Persuasion is Part Anticipation
The most important thing you can do to win your proposal is to anticipate how the evaluator will reach their decision. Finding this out will probably require research. Sometimes you can just ask them. But sometimes what people tell you and how they actually reach a decision are two different things. Researching their decision making history and trends can help.
Sometimes you have to guess. However, make sure your guess is based as much as possible on the evaluator’s perspective, instead of your own. Not all evaluators are the same. Different people have different priorities. For example, consider this list:
- Customer satisfaction
- Public welfare
- Competitive positioning
- Personal goals
- Corporate goals
If you ask people to rank them by priority, you’ll find that everyone will put them in a different sequence. If you ask them to write them down or tell you their priorities, you’ll also find a difference between what they say and what they actually do. It’s human nature. You must accept it and dig a little deeper if you want to be able to anticipate how they will make their decision.
If you want to win, you should build every aspect of your proposal around how the evaluator will reach their decision. The problem is that you have to find that out before you can build your proposal around it. Your ability to anticipate is one of the most important factors in writing a successful proposal.
Persuasion is Part Strategy
What are the things you are going to do to have the best proposal? Will you have the best recommendation? The best presentation? The most cost-effective? The quickest? Or something else?
Once you know what you intend to do to win, then you need be able to articulate it, to provide the evaluator with the reasons they should accept your proposal. The things you say to win your proposal are called "themes."
Your best chances of winning come from having a winning strategy that is well articulated, and that reflects how the evaluators will make their decision.
Persuasion is Part Positioning
Is your proposal competing against other proposals? How will your proposal compare? Will it be stronger, faster, cheaper, better, more technical, or something else? When a proposal is competitive, it’s not enough to have a strong proposal — you need to give the evaluator a reason to select your proposal instead of theirs. By intentionally positioning yourself, you give them that reason.
Even if your proposal is not competing against other proposals, it will still be compared to other alternatives, approaches, or solutions. You should position your proposal amongst these alternatives to frame the discussion, instead of letting it happen randomly.
Persuasion is Part Motivation
An evaluator can get all the answers they need and still not accept your proposal. Accepting a proposal means effort. It means spending money. It means taking action. It means change. The evaluator needs to be motivated to accept your proposal. Maybe your reasons will motivate them. Or maybe you’ll make them an offer they can’t refuse. In addition to anticipating the questions the evaluator needs answered, you should also anticipate what it will take to motivate them.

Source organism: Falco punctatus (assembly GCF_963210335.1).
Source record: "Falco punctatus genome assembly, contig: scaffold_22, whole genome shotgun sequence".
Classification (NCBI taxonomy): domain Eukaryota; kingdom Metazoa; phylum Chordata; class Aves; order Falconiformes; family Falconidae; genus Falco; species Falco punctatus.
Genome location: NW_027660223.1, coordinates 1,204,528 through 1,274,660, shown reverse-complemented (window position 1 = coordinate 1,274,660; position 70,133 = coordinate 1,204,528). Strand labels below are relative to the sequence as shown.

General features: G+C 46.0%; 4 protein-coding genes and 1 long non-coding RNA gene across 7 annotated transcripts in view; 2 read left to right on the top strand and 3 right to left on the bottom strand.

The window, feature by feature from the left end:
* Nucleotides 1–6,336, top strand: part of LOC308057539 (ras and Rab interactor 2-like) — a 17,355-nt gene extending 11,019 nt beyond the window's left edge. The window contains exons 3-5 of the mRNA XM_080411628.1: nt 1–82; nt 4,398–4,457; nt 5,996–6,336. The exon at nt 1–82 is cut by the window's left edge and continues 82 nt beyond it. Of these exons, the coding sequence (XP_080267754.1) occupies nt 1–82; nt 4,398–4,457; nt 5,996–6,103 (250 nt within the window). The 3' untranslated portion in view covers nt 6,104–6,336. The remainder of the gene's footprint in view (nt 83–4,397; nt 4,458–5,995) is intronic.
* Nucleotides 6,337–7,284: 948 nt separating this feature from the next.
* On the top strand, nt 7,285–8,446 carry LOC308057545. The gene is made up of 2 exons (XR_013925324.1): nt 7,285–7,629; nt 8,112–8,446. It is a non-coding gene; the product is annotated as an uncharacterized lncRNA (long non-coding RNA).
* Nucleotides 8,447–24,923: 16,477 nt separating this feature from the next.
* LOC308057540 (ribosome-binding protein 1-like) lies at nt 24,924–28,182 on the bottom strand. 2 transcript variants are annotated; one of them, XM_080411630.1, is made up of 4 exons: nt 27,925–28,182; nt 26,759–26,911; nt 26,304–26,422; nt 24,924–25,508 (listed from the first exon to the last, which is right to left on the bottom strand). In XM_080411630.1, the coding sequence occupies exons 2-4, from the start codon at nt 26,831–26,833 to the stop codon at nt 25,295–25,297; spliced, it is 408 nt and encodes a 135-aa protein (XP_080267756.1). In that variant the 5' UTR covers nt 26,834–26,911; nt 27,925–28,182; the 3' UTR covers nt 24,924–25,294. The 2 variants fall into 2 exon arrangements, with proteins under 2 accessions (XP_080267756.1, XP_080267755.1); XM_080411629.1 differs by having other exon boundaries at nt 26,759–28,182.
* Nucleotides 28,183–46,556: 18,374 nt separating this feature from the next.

Persuasion is Part Copy Writing and Presentation
A lot of people make the mistake of thinking about how they want to present their proposal first. They worry about how it will look. Or they jump head first into writing as if all it takes are the right words to hypnotize the evaluator into doing whatever you want. Unfortunately, you can’t create magical copy without an effective strategy and without the right positioning. Only after you’ve thought through your strategies and positioning, and have some idea how to motivate the proposal evaluator, are you ready to think about copy writing and presentation. Effective copy gets attention and sets the stage. A good presentation will create the right impression. But without strategies, positioning, and methods for motivation, it’s all just illusion.
Once you’ve done your homework, copy writing and presentation are about effectively delivering your message to the proposal evaluator. You can appeal on an emotional level or on a rational one. Or even both. What is going to work depends on who the evaluator is and what the evaluator’s expectations are.
This brings us back to anticipation. You must anticipate what matters most to the evaluator, how they go about making decisions, and what they expect to see in a proposal. Will a fancy proposal impress them or offend them? Will copy based on fear motivate them or make them oppositional? Do they need to see all the technical details or will their eyes glaze over? Ultimately, strategies, positioning, copy writing, and presentation are all integrated. Their effectiveness depends on your ability to anticipate.